I have no idea if guitar legend Eric Clapton reads C-Notes, but I was definitely surprised to hear Clapton deliver a version of "Layla" that was appropriately plugged in at his first Blossom Music Center appearance in 18 years. Clapton rolled out a set last night that was short on conversation, peppered with the occasional crowd-pleasing hit, and heavy on the blues. And for nearly two hours, the packed Blossom audience ate up every lick of it on a night that weather-wise, was uncharacteristically perfect.
Clapton strolled out wearing jeans and a white shirt, and wasted no time getting to the blues, opening with the first of many standards: a rollicking rendition of the Blind Willie Johnson (and longtime Clapton staple) number "Motherless Children." Sideman Doyle Bramhall II and Clapton traded lead vocals and lots of slide guitar. "Key to the Highway" and "Hoochie Coochie Man" followed, before the set list took a welcome left turn with the Hendrix classic "Little Wing."
Aside from Bramhall, Clapton's band has undergone a bit of an overhaul since I saw him last summer in Chicago at the Crossroads Guitar Festival. New faces include Pino Palladino (who’s played with Jeff Beck, the Who, and Simon and Garfunkel), keyboardist Chris Stainton (another longtime Clapton collaborator), and drummer Ian Thomas, who backed Clapton at his recent Madison Square Garden shows with Steve Winwood. Unfortunately, guitarist Derek Trucks, who’s given much energy and 1970s-style rock power back to Clapton's live show, is not on the current tour ...
Clapton and Bramhall split the guitar parts that were formerly shared among the three players, and it’s a welcome change for fans who’ve complained that Clapton has been "coasting" with Bramhall and Trucks over the past few years. Certainly, there was no shortage of "blues power" from Clapton's signature "Blackie" Fender Stratocaster. At 63 years old, time hasn't diminished Clapton's ability to impress, as he would demonstrate throughout the night with many carefully calculated solos that showed how he got the nickname "Slowhand."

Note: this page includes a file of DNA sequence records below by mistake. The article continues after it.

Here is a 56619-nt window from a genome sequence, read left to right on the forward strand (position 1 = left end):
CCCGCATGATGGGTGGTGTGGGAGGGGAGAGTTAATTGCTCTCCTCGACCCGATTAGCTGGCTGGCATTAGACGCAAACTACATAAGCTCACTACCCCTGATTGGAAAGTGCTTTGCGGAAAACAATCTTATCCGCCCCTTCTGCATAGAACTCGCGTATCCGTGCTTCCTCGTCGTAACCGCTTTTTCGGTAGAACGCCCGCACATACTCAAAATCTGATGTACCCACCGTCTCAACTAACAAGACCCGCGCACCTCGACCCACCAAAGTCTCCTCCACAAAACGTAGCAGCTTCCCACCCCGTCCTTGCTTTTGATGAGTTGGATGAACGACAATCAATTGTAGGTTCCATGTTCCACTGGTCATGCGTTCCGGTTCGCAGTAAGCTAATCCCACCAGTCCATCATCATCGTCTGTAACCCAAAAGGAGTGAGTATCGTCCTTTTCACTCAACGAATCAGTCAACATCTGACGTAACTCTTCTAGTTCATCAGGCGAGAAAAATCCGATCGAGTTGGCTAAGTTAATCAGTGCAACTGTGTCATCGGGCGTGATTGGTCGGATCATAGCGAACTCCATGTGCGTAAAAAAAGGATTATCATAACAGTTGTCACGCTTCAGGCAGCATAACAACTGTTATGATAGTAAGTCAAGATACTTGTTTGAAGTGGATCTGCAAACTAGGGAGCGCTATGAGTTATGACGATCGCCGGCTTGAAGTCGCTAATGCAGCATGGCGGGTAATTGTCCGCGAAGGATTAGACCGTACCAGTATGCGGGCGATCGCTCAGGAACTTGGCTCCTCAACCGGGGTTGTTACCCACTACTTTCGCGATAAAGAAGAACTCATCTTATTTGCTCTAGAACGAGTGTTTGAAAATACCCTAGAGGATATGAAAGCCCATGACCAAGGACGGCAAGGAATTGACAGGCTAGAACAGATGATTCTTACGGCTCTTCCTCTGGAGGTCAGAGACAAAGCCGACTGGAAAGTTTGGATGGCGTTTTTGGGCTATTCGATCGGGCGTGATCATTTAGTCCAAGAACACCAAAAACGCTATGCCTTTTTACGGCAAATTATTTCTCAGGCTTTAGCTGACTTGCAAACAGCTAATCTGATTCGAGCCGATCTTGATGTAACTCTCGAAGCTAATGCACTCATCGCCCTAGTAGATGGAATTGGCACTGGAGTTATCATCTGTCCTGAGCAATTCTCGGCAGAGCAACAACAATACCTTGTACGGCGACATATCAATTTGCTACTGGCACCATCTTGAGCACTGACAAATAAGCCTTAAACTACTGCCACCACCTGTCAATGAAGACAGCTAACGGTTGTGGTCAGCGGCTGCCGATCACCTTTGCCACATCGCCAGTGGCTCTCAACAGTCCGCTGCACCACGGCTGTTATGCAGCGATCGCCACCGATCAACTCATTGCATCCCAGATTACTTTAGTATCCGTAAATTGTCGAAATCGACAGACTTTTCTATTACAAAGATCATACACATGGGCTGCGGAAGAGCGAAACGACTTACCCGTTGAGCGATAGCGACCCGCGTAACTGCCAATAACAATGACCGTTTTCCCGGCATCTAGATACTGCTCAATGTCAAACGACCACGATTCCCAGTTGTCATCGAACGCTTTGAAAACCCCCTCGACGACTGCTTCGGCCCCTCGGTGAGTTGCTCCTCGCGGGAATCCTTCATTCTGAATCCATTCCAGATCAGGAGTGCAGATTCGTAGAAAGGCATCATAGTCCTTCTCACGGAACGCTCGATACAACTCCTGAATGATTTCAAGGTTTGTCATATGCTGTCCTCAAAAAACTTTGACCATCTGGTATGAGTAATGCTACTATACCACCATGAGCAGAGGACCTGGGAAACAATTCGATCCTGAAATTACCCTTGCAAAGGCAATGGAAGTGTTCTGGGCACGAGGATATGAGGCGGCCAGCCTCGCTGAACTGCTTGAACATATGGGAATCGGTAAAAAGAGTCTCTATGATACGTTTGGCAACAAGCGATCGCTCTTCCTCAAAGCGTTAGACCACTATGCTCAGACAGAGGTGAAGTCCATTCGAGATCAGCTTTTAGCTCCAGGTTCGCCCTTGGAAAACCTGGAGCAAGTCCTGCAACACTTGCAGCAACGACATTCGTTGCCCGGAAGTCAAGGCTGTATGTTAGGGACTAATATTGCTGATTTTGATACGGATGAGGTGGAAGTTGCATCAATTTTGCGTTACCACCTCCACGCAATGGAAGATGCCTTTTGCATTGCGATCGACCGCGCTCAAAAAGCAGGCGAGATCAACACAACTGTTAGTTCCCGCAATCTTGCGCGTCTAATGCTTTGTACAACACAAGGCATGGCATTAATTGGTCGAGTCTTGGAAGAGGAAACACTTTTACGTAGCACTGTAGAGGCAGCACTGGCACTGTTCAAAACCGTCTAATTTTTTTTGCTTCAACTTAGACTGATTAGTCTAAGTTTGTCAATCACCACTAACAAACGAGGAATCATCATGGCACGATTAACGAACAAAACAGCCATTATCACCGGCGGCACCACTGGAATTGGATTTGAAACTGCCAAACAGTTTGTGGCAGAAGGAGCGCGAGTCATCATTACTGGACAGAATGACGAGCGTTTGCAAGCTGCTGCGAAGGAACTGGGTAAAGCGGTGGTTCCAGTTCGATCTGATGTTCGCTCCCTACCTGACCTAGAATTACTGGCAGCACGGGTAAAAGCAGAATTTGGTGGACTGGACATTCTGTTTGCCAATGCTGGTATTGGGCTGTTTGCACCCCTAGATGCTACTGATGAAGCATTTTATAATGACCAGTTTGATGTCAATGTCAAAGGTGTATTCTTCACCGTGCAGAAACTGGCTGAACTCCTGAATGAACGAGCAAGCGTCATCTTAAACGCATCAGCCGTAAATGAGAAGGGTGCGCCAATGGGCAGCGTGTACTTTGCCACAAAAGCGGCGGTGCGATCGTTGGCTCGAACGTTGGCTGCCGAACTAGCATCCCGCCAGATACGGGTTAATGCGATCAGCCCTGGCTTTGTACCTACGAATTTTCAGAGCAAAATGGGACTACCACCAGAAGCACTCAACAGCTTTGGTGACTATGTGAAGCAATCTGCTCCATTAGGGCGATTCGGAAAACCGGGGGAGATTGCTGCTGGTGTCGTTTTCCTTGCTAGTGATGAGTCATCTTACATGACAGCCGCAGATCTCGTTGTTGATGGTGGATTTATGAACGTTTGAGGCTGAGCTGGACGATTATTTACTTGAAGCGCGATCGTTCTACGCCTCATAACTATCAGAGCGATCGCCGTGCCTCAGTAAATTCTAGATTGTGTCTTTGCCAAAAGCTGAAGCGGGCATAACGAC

In fact, even the mid-show acoustic set, which featured From the Cradle-era "Motherless Child" and Journeyman's "Running on Faith” was electrified for a short period, as Clapton strapped on his electric for a still-seated but seriously rockin' version of Robert Johnson’s “Traveling Riverside Blues." It was a great night for blues fans. About 90 minutes into the set, Clapton finally pulled out songs from his own catalog, with a typically scorching rendition of the Derek and the Dominos classic "Tell the Truth."
An obligatory everybody-gets-laid-tonight rendition of "Wonderful Tonight" fell late in the set with a version that was so short, it felt like a deliberate addition just for the lovers in the audience. It was almost as if Clapton was doing his part to make sure that "date night" ended alright for everyone in attendance. Even "Layla," in all of its electric glory, felt slightly abbreviated.
But those are minor gripes. In fact, the biggest problem was the video visuals that accompanied Clapton and his band. The video seemed completely out of sync with what the band was doing onstage. With the exception of starry and dreamy visuals that accompanied "Wonderful Tonight," the rest of the videos felt like special effects that had gotten lost on the way to a U2 concert.
Opener Robert Randolph joined Clapton for what has become a standard collaborative encore performance of the Muddy Waters classic "Got My Mojo Workin'." Randolph added lots of trademark pedal steel guitar riffing to the night’s lone encore. What might have seemed like a short set for some fans felt like the right dose of blues from Clapton and his band. –Matt Wardlaw